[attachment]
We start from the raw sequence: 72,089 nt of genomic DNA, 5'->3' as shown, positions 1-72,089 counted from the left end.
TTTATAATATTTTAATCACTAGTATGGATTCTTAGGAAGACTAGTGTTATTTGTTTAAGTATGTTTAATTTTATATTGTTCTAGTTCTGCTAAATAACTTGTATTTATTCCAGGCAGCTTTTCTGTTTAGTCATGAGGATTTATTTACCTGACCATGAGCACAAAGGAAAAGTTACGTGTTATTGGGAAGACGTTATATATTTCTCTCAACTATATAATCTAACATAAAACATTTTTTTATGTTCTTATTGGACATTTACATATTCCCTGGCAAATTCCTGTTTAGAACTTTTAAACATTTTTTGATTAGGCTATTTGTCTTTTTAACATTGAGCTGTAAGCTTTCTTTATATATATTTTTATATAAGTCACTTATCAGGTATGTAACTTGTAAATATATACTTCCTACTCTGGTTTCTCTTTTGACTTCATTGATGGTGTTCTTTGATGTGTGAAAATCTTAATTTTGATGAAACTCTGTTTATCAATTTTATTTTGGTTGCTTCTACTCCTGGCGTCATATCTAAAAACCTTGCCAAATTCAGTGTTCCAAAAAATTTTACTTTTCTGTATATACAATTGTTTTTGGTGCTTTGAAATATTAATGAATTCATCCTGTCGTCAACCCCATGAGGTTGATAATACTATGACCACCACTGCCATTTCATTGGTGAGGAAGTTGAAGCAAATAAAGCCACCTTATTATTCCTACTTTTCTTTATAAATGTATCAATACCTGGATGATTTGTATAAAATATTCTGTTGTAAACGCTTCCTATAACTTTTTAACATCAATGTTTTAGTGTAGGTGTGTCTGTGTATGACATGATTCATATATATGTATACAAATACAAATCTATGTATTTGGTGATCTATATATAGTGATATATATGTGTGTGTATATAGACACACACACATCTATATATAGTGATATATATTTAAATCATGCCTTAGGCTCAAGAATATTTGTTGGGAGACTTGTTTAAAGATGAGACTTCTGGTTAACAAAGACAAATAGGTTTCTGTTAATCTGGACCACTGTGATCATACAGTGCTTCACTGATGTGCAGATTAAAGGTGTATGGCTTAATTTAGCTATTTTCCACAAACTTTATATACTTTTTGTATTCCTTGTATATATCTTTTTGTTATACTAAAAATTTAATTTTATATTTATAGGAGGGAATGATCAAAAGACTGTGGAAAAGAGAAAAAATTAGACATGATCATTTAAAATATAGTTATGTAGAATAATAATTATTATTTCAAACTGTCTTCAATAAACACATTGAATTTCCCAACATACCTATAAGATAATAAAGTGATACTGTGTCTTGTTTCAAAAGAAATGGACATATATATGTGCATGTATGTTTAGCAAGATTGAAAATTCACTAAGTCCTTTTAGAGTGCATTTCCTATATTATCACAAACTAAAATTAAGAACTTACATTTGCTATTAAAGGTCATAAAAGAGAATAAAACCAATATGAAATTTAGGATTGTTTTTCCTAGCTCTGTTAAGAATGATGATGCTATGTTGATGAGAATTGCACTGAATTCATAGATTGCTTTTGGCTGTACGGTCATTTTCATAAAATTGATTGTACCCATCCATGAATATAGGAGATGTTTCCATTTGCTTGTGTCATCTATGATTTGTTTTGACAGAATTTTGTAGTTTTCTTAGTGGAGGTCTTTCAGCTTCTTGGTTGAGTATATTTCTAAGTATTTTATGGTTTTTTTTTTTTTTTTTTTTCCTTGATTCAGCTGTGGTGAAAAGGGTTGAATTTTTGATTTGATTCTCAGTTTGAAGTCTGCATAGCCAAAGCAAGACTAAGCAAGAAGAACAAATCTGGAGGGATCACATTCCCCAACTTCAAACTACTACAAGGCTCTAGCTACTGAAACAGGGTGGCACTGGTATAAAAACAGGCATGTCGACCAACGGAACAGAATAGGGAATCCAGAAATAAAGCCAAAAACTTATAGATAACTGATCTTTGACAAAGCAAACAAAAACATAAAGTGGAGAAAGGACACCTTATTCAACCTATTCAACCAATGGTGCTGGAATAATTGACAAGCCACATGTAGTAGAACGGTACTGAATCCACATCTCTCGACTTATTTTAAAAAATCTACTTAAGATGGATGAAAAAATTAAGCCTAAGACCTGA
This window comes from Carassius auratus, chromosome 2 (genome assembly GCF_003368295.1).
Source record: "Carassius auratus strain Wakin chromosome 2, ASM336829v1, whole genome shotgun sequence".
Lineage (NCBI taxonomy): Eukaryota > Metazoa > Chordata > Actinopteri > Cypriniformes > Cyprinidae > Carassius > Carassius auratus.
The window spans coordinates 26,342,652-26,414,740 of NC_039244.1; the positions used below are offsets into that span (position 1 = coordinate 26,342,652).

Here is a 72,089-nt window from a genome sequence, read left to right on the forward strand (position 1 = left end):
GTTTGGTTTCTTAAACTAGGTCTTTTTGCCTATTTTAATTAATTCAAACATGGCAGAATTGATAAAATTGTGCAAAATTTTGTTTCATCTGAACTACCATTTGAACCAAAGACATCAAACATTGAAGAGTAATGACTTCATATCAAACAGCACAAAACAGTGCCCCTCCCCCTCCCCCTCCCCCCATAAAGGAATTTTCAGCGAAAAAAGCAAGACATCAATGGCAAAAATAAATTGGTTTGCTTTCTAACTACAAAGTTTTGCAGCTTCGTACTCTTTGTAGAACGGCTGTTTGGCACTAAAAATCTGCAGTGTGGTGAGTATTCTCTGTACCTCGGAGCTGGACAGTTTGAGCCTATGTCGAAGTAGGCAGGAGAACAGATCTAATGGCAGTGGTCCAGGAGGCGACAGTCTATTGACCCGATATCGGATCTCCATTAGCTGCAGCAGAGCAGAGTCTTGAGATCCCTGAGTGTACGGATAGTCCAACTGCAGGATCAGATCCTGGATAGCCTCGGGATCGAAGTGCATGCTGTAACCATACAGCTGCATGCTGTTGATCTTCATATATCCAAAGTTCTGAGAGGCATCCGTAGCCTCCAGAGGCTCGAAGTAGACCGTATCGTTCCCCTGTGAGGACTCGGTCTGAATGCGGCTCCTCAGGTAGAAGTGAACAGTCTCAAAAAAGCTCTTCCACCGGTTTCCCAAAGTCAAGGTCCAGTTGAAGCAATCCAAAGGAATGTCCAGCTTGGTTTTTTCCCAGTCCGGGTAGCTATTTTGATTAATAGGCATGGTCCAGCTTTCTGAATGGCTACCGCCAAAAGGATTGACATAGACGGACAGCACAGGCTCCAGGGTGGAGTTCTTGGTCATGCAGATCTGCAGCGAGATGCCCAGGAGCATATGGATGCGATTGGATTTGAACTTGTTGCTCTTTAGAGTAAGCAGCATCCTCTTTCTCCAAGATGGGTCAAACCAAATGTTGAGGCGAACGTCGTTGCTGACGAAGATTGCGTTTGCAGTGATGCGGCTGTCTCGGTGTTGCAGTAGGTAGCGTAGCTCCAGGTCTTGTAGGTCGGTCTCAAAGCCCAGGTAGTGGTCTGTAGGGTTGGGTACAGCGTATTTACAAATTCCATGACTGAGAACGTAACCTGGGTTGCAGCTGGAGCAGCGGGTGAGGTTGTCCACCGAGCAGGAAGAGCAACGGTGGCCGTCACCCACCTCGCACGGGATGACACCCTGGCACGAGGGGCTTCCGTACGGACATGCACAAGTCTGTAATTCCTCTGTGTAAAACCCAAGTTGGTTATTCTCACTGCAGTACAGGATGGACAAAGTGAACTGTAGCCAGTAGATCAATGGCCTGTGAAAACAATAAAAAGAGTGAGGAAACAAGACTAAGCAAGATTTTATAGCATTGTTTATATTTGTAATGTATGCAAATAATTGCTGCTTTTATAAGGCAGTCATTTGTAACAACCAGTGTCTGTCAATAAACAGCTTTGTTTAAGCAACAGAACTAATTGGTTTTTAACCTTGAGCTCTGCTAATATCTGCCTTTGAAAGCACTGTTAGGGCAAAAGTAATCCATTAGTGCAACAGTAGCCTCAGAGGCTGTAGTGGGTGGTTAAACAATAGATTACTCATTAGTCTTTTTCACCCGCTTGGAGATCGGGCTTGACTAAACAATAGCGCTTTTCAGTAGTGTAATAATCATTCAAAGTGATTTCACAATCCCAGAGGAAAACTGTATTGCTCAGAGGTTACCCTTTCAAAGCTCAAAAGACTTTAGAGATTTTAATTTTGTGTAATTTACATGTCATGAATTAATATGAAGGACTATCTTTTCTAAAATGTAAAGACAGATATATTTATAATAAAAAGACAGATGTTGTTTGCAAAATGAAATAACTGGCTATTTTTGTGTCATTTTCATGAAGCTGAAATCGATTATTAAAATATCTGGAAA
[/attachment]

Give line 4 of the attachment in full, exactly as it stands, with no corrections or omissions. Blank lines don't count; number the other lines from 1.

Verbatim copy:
Source record: "Carassius auratus strain Wakin chromosome 2, ASM336829v1, whole genome shotgun sequence".